The Hirschler Lecture
Professor Freeman’s lecture is based on her acclaimed 2018 work, Field of Blood, which recovers the long-lost story of physical violence on the floor of the U.S. Congress. Drawing on an extraordinary range of sources, she shows that the Capitol was rife with conflict in the decades before the Civil War. Legislative sessions were often punctuated by mortal threats, canings, flipped desks, and all-out slugfests. When debate broke down, congressmen drew pistols and waved Bowie knives. One representative even killed another in a duel. Many were beaten and bullied in an attempt to intimidate them into compliance, particularly on the issue of slavery.
These fights didn’t happen in a vacuum. Freeman’s dramatic accounts of brawls and thrashings tell a larger story of how fisticuffs and journalism, and the powerful emotions they elicited, raised tensions between North and South and led toward war. In the process, she brings the antebellum Congress to life, revealing its rough realities―the feel, sense, and sound of it―as well as its nation-shaping import. Funny, tragic, and rivetingly told, The Field of Blood offers a front-row view of congressional mayhem and sheds new light on the careers of John Quincy Adams, Henry Clay, and other luminaries, as well as introducing a host of lesser-known but no less fascinating men. The result is a fresh understanding of the workings of American democracy and the bonds of Union on the eve of their greatest peril.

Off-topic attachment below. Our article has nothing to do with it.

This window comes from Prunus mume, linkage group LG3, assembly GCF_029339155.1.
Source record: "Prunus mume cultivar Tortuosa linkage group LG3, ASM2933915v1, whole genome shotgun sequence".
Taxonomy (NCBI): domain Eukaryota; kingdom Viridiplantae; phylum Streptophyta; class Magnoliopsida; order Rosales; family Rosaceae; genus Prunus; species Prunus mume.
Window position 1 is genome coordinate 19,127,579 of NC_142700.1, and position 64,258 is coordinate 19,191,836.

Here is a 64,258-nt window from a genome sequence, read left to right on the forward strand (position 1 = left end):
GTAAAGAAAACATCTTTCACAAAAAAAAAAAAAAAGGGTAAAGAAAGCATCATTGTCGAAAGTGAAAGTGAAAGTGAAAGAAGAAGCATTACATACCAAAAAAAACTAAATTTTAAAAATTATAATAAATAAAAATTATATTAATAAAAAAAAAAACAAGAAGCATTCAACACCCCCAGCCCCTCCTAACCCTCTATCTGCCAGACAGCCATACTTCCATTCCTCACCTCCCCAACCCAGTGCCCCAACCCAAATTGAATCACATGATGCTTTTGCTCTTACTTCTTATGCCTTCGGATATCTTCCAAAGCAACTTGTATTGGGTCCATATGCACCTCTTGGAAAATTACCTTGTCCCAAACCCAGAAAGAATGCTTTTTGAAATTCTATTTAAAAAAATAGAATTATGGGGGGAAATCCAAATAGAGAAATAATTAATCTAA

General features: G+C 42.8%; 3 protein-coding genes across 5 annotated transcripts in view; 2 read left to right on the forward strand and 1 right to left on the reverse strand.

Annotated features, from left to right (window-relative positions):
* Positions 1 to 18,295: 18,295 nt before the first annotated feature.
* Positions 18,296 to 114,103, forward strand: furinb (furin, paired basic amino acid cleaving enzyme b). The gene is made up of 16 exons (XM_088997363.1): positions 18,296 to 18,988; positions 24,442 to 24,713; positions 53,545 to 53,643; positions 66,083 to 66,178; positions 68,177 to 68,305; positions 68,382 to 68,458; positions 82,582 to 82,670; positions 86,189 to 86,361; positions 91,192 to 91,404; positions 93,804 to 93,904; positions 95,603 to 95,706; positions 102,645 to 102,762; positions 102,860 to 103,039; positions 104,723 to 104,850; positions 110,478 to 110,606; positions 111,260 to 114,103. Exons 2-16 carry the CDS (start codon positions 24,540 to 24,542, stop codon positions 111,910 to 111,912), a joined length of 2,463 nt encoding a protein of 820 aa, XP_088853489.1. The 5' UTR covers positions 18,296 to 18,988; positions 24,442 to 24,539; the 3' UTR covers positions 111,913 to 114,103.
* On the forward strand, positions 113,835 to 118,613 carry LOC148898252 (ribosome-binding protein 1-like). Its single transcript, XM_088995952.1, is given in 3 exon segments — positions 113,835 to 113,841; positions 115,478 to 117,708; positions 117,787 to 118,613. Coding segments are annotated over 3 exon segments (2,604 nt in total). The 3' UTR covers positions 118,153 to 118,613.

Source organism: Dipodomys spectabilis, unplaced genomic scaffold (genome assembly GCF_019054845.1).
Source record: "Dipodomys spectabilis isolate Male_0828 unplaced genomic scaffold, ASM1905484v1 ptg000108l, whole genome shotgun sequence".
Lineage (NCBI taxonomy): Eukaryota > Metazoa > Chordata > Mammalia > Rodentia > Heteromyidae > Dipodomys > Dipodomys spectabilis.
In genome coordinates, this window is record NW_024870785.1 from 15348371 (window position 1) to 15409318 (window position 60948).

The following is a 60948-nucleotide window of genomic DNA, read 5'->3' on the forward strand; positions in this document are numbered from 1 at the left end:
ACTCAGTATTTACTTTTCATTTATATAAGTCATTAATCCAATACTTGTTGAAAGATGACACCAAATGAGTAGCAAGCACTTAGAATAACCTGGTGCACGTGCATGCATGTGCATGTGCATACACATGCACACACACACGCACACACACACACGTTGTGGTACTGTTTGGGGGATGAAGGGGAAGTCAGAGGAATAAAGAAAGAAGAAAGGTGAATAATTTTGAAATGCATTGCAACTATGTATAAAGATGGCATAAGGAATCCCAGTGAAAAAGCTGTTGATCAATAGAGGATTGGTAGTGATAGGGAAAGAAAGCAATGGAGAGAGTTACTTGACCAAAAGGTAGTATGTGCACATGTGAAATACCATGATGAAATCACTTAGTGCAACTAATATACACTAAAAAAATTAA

Speaker: Joanne Freeman
Joanne B. Freeman, Professor of History, specializes in the politics and political culture of the revolutionary and early national periods of American History. She earned her Ph.D. at the University of Virginia. Her most recent book, Affairs of Honor: National Politics in the New Republic(Yale University Press), won the Best Book award from the Society of Historians of the Early American Republic, and her edited volume, Alexander Hamilton: Writings(Library of America) was one of the Atlantic Monthly’s “best books” of 2001. Her current project, The Field of Blood: Congressional Violence in Antebellum America, explores physical violence in the U.S. Congress between 1830 and the Civil War, and what it suggests about the institution of Congress, the nature of American sectionalism, the challenges of a young nation’s developing democracy, and the longstanding roots of the Civil War.
A fellow of the Society of American Historians, Freeman has won fellowships from, among others, the American Council of Learned Societies, the Cullman Center for Scholars and Writers, the Dirkson Congressional Research Center, the American Historical Association, and the Library of Congress. She is a Distinguished Lecturer for the Organization of American Historians, and was rated one of the nation’s “Top Young Historians” in 2005.
Freeman’s articles have appeared in a wide range of academic journals including William and Mary Quarterly, Journal of the Early Republic, Journal of Policy History, and Yale Law Journal, among others. She has written op-ed pieces for the New York Times, and appeared in a host of documentaries on PBS and the History Channel, and in a number of radio programs for NPR and the BBC. She has done extensive work in the realm of public history, including co-curating museum exhibitions, acting as a historical consultant for documentary filmmakers, and giving frequent public lectures at venues such as the Smithsonian Museum of American History, the National Gallery of Art, and Colonial Williamsburg, among other places. She has also worked extensively with high school history teachers and students in workshops, lectures, and symposia around the nation. In the last two years, she has worked as a historical consultant for the National Park Service in the reconstruction of the Alexander Hamilton Grange National Memorial.